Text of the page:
Proteins do not function in isolation1. Biochemical interactions of thousands of proteins give rise to cell-type and cell-state specific networks that result in phenotypic manifestations of cells, tissues and entire organisms2,3,4,5,6,7. In this context, the intricate cellular networks of proteins linked through interactions, i.e. protein-protein interaction (PPI) networks, are high-fidelity maps of how disease-specific stressors, including genetic lesions, proteotoxic and environmental insults, individually or combined, alter proteome connectivity and perturb the system as a whole8,9,10,11.

PPI networks are context dependent3,7,12,13,14, and addressing disease mechanisms of stressor adaptation (i.e. how stressors result in and impact a phenotype) requires a systems-level approach to the study of protein connectivity in a cell- and tissue-type specific manner3,7,13. However, direct measurement of how thousands of proteins interact in diseased cells and tissues, and moreover, understanding the functional impact of these intricate context-specific PPIs, are technically challenging using current interrogative approaches7,15. A solution is provided by discoveries in disease biology that link stressor-induced protein connectivity perturbations to the formation of epichaperomes2,16. These pathologic scaffolds, composed of tightly bound chaperones, co-chaperones, and other factors, mediate how proteins anomalously interact and organize inside cells, which aberrantly affects the function of PPI networks, and in turn, cellular phenotypes2,17,18,19,20. Capturing epichaperomes and the proteome at large negatively impacted by these critical scaffolds therefore provides informative clues for direct access to context-dependent PPI perturbations in diseases, and to the functional outcome of such changes in native biological systems17,18,19,21. We recently introduced the term epichaperomics to describe the affinity-purification method that uses epichaperomes as baits to analyse context-specific alterations in protein connectivity and study disease specific interactomes22.

Epichaperomics is an affinity-purification method where epichaperomes are the natively expressed ‘biological’ baits22 (as opposed to classical affinity purification where a tagged protein is exogenously introduced into a cell). A multitude of endogenous baits (i.e. the distinct epichaperome structures characteristic of a specific cellular context), each having individual interactors, is natively present and interacts tightly with its interactors. Chemical probes serve as a tool to trap, enrich, and isolate the epichaperome/interactor complexes from the protein mixture, and thus have been instrumental in the identification and study of PPI network dysfunctions through epichaperomics. By eliminating the need for exogenous introduction of a tagged protein as bait, epichaperomics is applicable for dissecting native cellular states, and thus appropriate for the analysis of both cultured cells and primary specimens. Probes however are currently limited to capturing heat-shock protein 90 (HSP90)-incorporating epichaperomes19,23. Chaperone composition in epichaperomes is context- and stressor-dependent17,18,19,20, and thus a chemical probe toolbox directed to key chaperones, other than HSP90, in the context of epichaperomes is needed to fully capitalize on knowledge that can be gained through epichaperomics.

Discovery of epichaperomics probes is challenging. To be effective, probes should not only favor epichaperomes over chaperones but should also trap and isolate thousands of context-dependent epichaperome-proteome complexes from a given protein mixture22. This is not trivial considering both the abundance and ubiquity of chaperones in comparison to epichaperomes as well as the structural similarities between these two protein pools17,19,20,21.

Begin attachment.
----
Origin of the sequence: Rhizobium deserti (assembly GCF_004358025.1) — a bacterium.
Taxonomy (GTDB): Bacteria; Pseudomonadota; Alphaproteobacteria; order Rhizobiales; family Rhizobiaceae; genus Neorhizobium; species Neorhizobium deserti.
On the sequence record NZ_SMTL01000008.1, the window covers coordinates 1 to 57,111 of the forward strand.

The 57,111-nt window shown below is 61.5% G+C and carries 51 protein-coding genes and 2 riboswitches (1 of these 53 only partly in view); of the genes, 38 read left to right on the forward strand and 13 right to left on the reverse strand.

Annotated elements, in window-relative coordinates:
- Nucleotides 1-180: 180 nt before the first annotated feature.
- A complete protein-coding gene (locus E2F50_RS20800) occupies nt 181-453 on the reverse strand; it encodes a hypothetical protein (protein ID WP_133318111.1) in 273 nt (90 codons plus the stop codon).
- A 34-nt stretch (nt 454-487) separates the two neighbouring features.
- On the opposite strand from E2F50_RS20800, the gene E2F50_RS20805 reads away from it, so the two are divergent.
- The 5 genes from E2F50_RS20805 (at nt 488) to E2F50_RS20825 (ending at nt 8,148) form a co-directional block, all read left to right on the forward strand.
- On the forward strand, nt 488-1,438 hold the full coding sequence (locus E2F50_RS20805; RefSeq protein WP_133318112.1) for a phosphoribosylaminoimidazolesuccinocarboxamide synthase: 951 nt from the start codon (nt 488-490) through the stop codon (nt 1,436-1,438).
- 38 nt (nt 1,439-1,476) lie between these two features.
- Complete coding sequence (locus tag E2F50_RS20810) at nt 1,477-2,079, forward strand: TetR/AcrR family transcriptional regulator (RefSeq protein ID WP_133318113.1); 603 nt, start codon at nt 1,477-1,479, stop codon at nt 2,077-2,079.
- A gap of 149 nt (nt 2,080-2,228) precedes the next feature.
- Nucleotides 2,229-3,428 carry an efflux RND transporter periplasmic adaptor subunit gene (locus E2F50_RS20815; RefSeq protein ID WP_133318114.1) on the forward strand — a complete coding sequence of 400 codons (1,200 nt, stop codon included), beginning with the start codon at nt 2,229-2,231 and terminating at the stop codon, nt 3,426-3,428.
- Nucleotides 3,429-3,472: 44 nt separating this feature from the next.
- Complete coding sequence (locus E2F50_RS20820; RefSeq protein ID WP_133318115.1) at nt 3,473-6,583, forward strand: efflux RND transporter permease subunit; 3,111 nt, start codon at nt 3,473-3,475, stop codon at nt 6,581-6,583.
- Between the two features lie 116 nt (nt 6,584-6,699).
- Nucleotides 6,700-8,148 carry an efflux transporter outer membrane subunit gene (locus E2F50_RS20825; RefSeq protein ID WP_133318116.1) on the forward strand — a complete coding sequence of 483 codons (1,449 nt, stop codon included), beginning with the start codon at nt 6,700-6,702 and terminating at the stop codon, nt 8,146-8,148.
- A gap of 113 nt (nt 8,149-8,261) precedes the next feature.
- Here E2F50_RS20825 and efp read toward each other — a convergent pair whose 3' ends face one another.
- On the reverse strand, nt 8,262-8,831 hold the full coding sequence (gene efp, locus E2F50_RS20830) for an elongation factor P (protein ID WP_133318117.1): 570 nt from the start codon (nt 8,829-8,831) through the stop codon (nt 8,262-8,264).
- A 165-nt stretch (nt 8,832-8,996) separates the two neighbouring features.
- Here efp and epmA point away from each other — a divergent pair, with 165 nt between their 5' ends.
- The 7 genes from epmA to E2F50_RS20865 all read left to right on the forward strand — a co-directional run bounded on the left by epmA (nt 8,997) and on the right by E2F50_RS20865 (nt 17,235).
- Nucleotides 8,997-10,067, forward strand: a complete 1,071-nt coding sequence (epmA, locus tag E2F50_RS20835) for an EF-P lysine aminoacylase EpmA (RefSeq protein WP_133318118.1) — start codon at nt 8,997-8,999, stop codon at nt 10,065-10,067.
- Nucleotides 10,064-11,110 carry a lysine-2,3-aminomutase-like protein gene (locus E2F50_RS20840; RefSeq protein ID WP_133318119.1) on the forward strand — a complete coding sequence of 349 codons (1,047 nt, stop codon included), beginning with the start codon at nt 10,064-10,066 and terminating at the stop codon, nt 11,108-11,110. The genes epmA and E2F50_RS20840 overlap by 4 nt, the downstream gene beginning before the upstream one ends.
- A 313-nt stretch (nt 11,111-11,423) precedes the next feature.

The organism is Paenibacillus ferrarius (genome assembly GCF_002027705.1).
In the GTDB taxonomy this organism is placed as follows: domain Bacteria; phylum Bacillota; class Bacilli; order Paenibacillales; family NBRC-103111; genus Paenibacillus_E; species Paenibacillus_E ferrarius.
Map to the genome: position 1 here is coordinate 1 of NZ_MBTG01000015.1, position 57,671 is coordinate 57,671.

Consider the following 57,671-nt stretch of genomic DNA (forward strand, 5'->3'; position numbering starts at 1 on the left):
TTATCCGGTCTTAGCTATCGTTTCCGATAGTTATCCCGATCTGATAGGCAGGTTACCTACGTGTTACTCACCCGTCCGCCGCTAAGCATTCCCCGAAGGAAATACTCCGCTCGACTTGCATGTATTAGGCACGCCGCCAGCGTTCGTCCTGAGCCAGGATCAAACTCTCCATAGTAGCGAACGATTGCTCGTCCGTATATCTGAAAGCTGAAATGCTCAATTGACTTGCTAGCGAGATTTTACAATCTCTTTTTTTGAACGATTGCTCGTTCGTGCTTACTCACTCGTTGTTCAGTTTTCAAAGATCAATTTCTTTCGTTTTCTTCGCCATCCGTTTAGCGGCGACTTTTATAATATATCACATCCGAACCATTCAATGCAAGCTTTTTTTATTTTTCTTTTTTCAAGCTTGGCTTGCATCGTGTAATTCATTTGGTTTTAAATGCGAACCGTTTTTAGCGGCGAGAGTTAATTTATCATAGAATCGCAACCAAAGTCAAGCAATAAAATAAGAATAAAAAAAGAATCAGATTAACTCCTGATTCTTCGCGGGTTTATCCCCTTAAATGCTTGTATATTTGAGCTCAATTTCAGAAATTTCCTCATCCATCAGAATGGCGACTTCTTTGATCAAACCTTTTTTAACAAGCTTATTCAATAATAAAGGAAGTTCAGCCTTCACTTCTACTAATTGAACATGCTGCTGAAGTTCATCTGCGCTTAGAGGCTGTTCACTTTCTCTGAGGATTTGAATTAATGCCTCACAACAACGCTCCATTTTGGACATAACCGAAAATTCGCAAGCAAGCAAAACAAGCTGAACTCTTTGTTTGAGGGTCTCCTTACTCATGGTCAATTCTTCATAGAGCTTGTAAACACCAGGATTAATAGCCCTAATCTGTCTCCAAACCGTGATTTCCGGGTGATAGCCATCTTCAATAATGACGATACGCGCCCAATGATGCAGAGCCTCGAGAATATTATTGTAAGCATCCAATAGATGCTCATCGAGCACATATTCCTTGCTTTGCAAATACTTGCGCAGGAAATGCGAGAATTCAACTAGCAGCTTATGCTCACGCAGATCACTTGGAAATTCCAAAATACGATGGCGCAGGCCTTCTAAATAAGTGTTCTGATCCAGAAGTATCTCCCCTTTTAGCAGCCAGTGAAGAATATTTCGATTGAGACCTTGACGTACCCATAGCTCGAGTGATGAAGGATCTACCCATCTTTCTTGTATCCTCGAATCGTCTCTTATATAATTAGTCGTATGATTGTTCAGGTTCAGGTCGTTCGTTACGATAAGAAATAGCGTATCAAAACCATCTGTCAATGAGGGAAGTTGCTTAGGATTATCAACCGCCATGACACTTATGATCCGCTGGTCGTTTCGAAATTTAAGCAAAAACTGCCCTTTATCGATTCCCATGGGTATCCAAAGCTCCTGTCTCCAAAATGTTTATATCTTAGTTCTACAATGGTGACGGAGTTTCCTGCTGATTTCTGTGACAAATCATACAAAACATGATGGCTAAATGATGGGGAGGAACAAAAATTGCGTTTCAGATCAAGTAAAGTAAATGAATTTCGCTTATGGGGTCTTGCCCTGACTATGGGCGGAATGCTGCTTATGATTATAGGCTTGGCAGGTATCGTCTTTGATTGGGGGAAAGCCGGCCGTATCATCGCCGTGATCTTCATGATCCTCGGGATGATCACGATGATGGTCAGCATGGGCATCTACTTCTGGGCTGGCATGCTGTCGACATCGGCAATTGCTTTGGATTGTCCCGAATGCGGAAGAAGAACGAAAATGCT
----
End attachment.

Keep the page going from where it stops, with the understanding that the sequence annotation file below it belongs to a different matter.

We here overcome these roadblocks and introduce a toolset of HSP70 ligands and their derived-probes along with demonstrating their preference for HSP70-incorporating epichaperomes, referred to here as epiHSP70s, over the abundant and ubiquitous HSP70s. HSP70 paralogs, especially heat shock cognate 70 (HSC70), are recruited into epichaperomes in cancer, Alzheimer’s disease (AD) and Parkinson’s disease16,17,18,19 and an epiHSP70s epichaperomics probe would provide direct access to proteome connectivity perturbations in these diseases and to the functional outcome of such changes in native biological systems22,24. To enable these high value studies, we here also provide a methodological roadmap in using the epiHSP70s probes to perform epichaperomics studies. It encompasses 1. how to design and perform an epiHSP70 epichaperomics study, 2. how to analyse the epichaperomics datasets, and finally, 3. how to validate the output of the epiHSP70s epichaperomics studies. As proof-of-principle, for validation, we apply the epiHSP70s epichaperomics to cancer cells to identify mitotic regulator proteins whose connectivity is rewired to alter mitotic spindle formation and discover a context-specific mechanism how the fitness of mitotic protein pathways is enhanced in cancer.


Probe preference for epiHSP70s over HSP70s

The human HSP70 chaperones, HSC70 and HSP70 (referred here as HSP70s), are composed of two major domains: an ~45 kDa, N-terminal nucleotide binding domain that contains the regulatory ATP/ADP binding pocket and a C-terminal ~25 kDa substrate binding domain joined together by a flexible linker25,26. Through a combination of computational, biochemical and functional approaches we discovered and reported on a druggable allosteric pocket located in the N-terminal domain of HSP70s27,28. This cavity contains a reactive cysteine (Cys267) and we designed the ligand YK5, an irreversible inhibitor to covalently interact with this residue upon binding to HSP70s (Fig. 1a, Supplementary Figs. 16 and Supplementary Note 1)27,29. Binding of YK5 to HSP70s was computationally predicted, experimentally demonstrated in cellulo, biochemically and functionally, and further through medicinal chemistry and structure-activity relationship studies27,29,30. We used YK5-B, a biotinylated analog of YK5 (Fig. 1a, Supplementary Figs. 16 and Supplementary Note 1), to confirm proteome-wide selectivity of these ligands for HSP70s in cancer cells27,31. Specifically, we demonstrated that when YK5-B was incubated with the thousands of proteins found in a cancer cell, it isolated HSP70s as the sole direct interactors of the probe27,31. Thus, despite containing an aminopyridine-derived acrylamide moiety, YK5 is not excessively reactive and, in addition, has an appropriate fit in the active site of the target27,29,30.